Thanks for a review that has brightened my day, Lisa!

  2. Moira
    March 1, 2012

    Oh dear. Sold again. I have Ambrose Bierce’s original … and was trying to resist this one, but you had me at the definition of “Tea” ….

  3. Lisa
    March 1, 2012

    Yes, I think you would both love this book. Interested to hear that you both have the Bierce original. I think I might just have to sneak that one into the Amazon shopping basket . . . (must stop buying books. It’s ridiculous given that I already have so many review copies waiting to be read. Ah well.)

  4. Chris Harding
    March 1, 2012

    Oh, I want this book! I have added it to the list of Books I Will Buy In The Unlikely Event of Ever Finding A Job and Earning Some Money To Spend On Books….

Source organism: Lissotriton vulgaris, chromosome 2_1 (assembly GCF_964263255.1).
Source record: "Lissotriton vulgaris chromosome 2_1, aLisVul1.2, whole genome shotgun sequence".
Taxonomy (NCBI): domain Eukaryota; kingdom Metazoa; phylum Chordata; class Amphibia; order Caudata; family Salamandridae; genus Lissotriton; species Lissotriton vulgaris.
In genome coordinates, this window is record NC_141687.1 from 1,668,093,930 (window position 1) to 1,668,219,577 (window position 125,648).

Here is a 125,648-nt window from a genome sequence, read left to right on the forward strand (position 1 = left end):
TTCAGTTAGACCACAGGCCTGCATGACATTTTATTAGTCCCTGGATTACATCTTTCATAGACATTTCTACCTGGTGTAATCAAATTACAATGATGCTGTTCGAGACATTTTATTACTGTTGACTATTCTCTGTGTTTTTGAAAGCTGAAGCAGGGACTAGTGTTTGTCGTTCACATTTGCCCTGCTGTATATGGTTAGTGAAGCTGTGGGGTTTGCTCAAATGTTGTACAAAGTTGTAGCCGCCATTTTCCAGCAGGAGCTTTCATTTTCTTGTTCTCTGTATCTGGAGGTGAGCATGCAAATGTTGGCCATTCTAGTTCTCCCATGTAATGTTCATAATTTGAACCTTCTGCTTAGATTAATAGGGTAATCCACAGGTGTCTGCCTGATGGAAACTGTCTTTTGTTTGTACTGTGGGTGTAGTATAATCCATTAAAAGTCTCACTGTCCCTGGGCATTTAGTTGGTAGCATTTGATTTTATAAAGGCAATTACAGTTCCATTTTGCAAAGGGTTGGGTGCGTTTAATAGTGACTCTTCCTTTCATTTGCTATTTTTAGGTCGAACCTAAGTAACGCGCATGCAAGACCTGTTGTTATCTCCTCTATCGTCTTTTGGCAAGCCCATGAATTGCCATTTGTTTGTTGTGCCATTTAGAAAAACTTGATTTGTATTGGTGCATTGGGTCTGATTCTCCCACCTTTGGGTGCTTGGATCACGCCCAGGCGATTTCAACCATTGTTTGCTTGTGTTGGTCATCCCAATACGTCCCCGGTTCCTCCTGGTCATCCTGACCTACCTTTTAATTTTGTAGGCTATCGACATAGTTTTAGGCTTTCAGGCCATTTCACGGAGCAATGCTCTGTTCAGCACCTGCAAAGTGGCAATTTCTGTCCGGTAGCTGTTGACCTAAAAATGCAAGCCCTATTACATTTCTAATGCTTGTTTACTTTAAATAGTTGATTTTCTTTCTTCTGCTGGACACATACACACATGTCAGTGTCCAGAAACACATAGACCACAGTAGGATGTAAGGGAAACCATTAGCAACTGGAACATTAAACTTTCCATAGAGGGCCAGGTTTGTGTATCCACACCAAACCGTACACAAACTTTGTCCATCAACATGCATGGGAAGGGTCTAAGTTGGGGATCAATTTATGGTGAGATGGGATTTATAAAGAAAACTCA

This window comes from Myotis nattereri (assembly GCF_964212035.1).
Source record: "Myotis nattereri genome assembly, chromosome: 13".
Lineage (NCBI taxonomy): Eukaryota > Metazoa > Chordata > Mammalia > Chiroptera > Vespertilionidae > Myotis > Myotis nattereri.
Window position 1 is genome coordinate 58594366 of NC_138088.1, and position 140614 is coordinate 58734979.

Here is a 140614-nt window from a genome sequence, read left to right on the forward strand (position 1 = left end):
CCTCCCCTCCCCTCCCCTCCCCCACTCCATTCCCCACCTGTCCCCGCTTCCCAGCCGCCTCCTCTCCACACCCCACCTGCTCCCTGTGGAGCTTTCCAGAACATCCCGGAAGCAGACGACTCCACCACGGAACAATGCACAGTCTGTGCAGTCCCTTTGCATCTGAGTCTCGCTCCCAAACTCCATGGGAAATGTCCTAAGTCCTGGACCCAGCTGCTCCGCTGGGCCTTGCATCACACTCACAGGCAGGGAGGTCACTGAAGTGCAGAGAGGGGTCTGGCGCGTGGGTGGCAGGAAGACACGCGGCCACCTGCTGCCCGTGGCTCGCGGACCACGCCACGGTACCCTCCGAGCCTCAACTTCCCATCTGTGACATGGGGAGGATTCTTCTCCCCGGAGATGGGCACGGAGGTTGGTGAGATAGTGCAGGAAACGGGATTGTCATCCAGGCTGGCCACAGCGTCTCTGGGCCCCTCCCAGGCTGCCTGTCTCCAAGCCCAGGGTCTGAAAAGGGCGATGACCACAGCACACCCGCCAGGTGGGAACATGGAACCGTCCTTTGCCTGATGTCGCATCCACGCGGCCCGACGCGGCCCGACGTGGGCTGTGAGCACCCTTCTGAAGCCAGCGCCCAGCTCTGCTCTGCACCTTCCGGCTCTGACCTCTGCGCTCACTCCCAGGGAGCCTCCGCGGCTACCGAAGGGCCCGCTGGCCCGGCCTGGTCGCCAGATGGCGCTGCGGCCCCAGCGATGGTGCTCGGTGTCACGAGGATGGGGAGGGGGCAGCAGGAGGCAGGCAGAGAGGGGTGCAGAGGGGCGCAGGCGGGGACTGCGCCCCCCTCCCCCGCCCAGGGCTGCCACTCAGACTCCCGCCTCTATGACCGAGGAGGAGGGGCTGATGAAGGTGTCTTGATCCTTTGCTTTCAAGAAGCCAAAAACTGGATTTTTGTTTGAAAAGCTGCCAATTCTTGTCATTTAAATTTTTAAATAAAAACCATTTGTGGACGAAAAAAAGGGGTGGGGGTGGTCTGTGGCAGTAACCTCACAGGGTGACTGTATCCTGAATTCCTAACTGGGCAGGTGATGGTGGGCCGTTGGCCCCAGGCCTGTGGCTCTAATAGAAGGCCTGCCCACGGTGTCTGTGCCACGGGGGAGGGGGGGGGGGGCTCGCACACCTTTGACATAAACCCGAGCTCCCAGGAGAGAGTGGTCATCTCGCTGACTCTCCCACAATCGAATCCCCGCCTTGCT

5. Jackie
    March 2, 2012

    This looks like it might be funny, at least the parts I didn’t get offended at. lol. I do appreciate sarcasm & cynicism, so I might not be offended as much as I think.
    That’s an interesting point about the word ‘lady’.

  6. Pingback: It’s all Perception…I Think « Jerin P.

  7. Pingback: Defenceless « Flickr Comments by FrizzText

  8. Pingback: The double-headed eagle cults « power of language blog: partnering with reality by JR Fibonacci

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This entry was posted on March 1, 2012 by in Entries by Lisa, Non fiction: language, Non-fiction: Humour and tagged , , .



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  • (The header image is from Aesop's Fables, illustrated by Francis Barlow (1666), and appears courtesy of the Digital and Multimedia Center at the Michigan State University Libraries.)